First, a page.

Trump And Carson Continue To Lead GOP Field, Rubio Rises
While Donald Trump and Ben Carson have slipped somewhat in the polls, they both continue to lead the GOP field while Marco Rubio shows signs of breaking out of the middle of the pack.
A new poll from CBS News shows that Donald Trump and Ben Carson continue to lead the race for the Republican nomination, but there are some signs that other candidates may be starting to make a move as voters start to pay more attention to the race:
Donald Trump continues to lead the field nationally in the race to become the Republican nominee for president. Twenty-seven percent of Republican primary voters support Trump, giving him a six point lead over his closest competitor, neurosurgeon Ben Carson (21 percent).
The rest of the Republican field is in single digits, with Texas Senator Ted Cruz inching up into third place with nine percent, followed by Florida Sen. Marco Rubio with eight percent. Businesswoman Carly Fiorina and former Florida Gov. Jeb Bush follow at six percent each. Former Governor Mike Huckabee has also slipped considerably since the summer, from eight percent in August to just two percent today.
When Republican voters are asked who would be their second choice for the nomination, Ben Carson (20 percent) and Marco Rubio (18 percent) are the most mentioned candidates.
Among Trump supporters, Carson is the top second choice, far ahead of any other candidate.
Seven in ten Republican primary voters would support Trump if he became the party’s eventual nominee, though many would have reservations. Twenty-nine percent would support Trump enthusiastically, while 42 percent would support him with reservations, and another eight percent would only support him because he is the party’s nominee. One in five Republican primary voters would not support Trump if he became the nominee.
Trump continues to be viewed as the most electable candidate in a general election. Thirty-five percent say Trump has the best chance of winning in November 2016, followed by Ben Carson (18 percent).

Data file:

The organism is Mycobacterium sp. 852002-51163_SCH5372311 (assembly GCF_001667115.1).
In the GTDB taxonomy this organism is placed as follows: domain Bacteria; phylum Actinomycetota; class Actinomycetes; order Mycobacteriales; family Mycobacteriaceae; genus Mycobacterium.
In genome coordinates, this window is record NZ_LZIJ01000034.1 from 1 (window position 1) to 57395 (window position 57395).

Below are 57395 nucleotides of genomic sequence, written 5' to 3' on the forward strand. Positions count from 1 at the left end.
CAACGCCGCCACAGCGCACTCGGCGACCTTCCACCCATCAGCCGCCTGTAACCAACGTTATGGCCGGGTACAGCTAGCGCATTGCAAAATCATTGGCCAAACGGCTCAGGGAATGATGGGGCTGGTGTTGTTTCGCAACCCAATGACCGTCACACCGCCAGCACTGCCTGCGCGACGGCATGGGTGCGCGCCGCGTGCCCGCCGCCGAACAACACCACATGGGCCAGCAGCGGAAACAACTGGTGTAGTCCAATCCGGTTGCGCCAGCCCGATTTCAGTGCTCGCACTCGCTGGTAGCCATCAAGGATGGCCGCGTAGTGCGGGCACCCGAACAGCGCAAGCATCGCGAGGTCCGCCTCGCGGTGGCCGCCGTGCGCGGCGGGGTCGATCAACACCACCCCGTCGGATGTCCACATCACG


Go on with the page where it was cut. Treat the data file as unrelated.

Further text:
Carson, Trump, Rubio, and Fiorina are all viewed more favorably than unfavorably among Republican primary voters. At 62 percent, favorable views of Ben Carson are the highest of this group, only seven percent are unfavorable. Fifty-three percent have a favorable view of Donald Trump, and 50 percent have a positive assessment of Marco Rubio. While Trump’s unfavorable rating is more than twice that of either Rubio or Fiorina, many don’t have an opinion of the latter two candidates. Former Governor Jeb Bush is now viewed more unfavorably (38 percent) than favorably (32 percent) by Republican primary voters.
While the favorable ratings of both Donald Trump and Marco Rubio have risen slightly since August among Republican primary voters, Bush’s favorable rating has dropped 11 points.
These Republican candidates are viewed less positively among all registered voters nationwide.
Carson has the highest favorable rating among this broader group of voters, and Fiorina is viewed more favorably than not. Voters divide in their views of Rubio. Many voters overall don’t have an opinion of these three contenders.
Fifty-three percent of registered voters overall have an unfavorable opinion of Trump – the highest of the Republicans asked about. Bush is also viewed negatively.